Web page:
Envis Centre, Ministry of Environment & Forest, Govt. of India

Printed Date: Sunday, March 3, 2024

India seeks global checks on patenting neem, yoga









Buenos Aires: The government on Wednesday moved in to check patenting of products using genetic resources such as neem, haldi, aamla or even bhaang, as well as illegal rights over traditional knowledge such as yoga and ayurveda. 



In a late night move, India circulated a paper at the World Trade Organization's (WTO) ministerial meeting to make it mandatory for anyone seeking to patent a product or process that uses genetic resources and traditional knowledge, an issue on which there has been discussed in the past but has not moved due to opposition from the US, Australia and Japan. There had been discussions on the issue in 2008 and 2011 but those against the move had blocked it. 



On the other hand, several other countries such Mexico, which have a rich heritage, have argued for checks on patenting of traditional knowledge and genetic resources.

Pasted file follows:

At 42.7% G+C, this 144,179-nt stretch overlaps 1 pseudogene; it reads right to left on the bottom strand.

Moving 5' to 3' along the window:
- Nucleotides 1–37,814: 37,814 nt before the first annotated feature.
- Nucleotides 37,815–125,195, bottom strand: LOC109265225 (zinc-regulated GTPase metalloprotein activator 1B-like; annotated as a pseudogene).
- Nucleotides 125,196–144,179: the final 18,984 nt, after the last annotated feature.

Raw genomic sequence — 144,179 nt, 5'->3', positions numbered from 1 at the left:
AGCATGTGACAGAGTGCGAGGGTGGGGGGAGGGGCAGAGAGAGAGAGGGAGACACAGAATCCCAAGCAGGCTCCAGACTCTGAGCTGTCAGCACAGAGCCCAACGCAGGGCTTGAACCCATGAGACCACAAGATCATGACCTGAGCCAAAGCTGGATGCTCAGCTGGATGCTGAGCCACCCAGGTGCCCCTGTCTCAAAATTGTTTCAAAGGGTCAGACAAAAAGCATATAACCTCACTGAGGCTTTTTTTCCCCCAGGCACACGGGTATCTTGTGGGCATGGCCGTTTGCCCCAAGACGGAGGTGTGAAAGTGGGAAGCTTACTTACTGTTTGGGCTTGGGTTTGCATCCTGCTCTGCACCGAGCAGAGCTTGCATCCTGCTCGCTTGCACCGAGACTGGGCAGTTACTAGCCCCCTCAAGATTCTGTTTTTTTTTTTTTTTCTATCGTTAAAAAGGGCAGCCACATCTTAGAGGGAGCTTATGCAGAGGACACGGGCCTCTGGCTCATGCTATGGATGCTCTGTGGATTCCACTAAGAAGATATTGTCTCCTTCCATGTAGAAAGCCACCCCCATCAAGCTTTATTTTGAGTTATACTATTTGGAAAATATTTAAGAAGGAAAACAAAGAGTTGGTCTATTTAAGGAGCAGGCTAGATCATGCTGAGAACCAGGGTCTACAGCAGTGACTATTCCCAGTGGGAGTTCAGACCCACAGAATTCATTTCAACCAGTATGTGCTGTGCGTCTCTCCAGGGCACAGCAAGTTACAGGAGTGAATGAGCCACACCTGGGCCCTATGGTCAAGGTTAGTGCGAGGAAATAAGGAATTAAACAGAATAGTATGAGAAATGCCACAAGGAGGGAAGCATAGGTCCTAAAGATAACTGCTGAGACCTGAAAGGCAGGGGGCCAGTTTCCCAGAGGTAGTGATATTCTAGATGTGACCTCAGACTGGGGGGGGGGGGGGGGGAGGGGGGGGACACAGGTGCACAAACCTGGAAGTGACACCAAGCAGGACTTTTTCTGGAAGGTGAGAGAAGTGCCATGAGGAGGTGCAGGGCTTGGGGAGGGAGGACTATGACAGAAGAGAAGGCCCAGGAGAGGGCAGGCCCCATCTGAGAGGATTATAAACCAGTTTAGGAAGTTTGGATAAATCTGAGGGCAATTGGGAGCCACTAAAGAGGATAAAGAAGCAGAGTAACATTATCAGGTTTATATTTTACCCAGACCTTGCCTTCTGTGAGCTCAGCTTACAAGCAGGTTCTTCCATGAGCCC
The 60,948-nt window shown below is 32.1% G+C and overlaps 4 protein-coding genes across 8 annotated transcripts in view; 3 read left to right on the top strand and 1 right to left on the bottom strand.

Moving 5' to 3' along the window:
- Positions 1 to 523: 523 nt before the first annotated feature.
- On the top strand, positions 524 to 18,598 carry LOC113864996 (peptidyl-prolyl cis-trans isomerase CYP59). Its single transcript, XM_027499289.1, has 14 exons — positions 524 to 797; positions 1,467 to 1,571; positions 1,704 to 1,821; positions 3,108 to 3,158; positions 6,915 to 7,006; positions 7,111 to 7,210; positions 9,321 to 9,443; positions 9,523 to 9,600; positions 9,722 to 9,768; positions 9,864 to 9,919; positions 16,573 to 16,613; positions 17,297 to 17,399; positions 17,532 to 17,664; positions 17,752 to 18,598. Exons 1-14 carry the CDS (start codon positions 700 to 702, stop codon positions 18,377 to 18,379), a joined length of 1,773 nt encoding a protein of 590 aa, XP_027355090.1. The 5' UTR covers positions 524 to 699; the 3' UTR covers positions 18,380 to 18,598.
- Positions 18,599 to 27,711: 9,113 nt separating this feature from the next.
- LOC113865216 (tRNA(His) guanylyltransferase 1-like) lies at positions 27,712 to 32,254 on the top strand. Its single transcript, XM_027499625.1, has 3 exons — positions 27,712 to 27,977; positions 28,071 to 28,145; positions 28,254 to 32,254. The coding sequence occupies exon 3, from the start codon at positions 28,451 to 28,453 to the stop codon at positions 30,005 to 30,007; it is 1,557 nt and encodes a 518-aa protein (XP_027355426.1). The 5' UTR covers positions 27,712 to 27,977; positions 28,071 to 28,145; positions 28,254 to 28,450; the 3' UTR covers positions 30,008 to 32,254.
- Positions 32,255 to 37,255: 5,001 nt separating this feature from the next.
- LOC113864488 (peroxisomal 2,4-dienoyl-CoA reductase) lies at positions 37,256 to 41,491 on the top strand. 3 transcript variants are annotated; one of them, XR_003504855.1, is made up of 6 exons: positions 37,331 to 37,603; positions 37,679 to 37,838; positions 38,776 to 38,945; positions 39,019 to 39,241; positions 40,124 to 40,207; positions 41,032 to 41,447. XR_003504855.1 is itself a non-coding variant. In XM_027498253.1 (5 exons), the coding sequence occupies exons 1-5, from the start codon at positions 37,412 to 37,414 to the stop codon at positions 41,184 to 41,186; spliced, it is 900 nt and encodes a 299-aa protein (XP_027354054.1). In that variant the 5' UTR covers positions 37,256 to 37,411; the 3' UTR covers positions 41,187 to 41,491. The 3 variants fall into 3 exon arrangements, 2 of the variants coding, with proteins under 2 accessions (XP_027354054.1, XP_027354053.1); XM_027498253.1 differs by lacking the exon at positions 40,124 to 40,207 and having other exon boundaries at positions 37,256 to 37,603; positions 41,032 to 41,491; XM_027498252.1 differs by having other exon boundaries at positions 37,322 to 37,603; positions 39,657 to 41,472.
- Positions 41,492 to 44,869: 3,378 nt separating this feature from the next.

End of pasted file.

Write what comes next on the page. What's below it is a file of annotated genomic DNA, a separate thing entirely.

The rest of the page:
"We have suggested a work programme on this as 106 countries had agreed to this earlier," said a government official. The move comes at a time when countries led by the European Union are seeking to enhance discussions on having a global framework on e-commerce and India is looking to link the talks at WTO with its demand for protection of its traditional knowledge. 



The issue is also being discussed at the World Intellectual Property Rights Organization (WIPO) but WTO is seen to be a bigger platform. 



In recent years, there have been several instances of products such as neem being patented, resulting in expensive legal battles which have been long drawn. While yoga per se cannot be patented, there have been attempts to patent asanas or their variations. 



In 2005, it was estimated that over 2,000 wrong patents involving Indian systems of medicine had been granted, resulting in the establishment of the Traditional Knowledge Digital Library, a database containing containing information especially about medicinal plants and formulations used in Indian systems of medicine.



"So far about 200 patent applications of pharmaceutical companies of US, Great Britain, Spain, Italy, China etc. have either been set aside/ withdrawn/ amended, based on the prior art evidences present in the TKDL database without any cost and in few weeks/months of time... Similar outcome is expected in about 1200 more cases, where TKDL has filed pre-grant opposition," the TKDL website said.








Source: The Times of India